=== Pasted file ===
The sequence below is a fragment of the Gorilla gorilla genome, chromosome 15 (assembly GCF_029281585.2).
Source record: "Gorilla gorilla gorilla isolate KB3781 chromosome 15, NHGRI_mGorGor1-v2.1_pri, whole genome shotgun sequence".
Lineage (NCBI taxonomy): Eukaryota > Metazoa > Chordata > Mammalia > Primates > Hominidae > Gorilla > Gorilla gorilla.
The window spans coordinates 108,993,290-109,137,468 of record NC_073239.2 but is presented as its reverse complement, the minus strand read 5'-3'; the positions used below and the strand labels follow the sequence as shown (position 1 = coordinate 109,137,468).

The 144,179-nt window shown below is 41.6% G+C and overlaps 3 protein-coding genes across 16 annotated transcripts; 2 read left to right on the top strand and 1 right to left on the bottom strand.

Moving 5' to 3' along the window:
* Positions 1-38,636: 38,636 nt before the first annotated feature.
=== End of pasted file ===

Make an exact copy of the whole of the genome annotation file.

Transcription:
The sequence below is a fragment of the Gorilla gorilla genome, chromosome 15 (assembly GCF_029281585.2).
Source record: "Gorilla gorilla gorilla isolate KB3781 chromosome 15, NHGRI_mGorGor1-v2.1_pri, whole genome shotgun sequence".
Lineage (NCBI taxonomy): Eukaryota > Metazoa > Chordata > Mammalia > Primates > Hominidae > Gorilla > Gorilla gorilla.
The window spans coordinates 108,993,290-109,137,468 of record NC_073239.2 but is presented as its reverse complement, the minus strand read 5'-3'; the positions used below and the strand labels follow the sequence as shown (position 1 = coordinate 109,137,468).

The 144,179-nt window shown below is 41.6% G+C and overlaps 3 protein-coding genes across 16 annotated transcripts; 2 read left to right on the top strand and 1 right to left on the bottom strand.

Moving 5' to 3' along the window:
* Positions 1-38,636: 38,636 nt before the first annotated feature.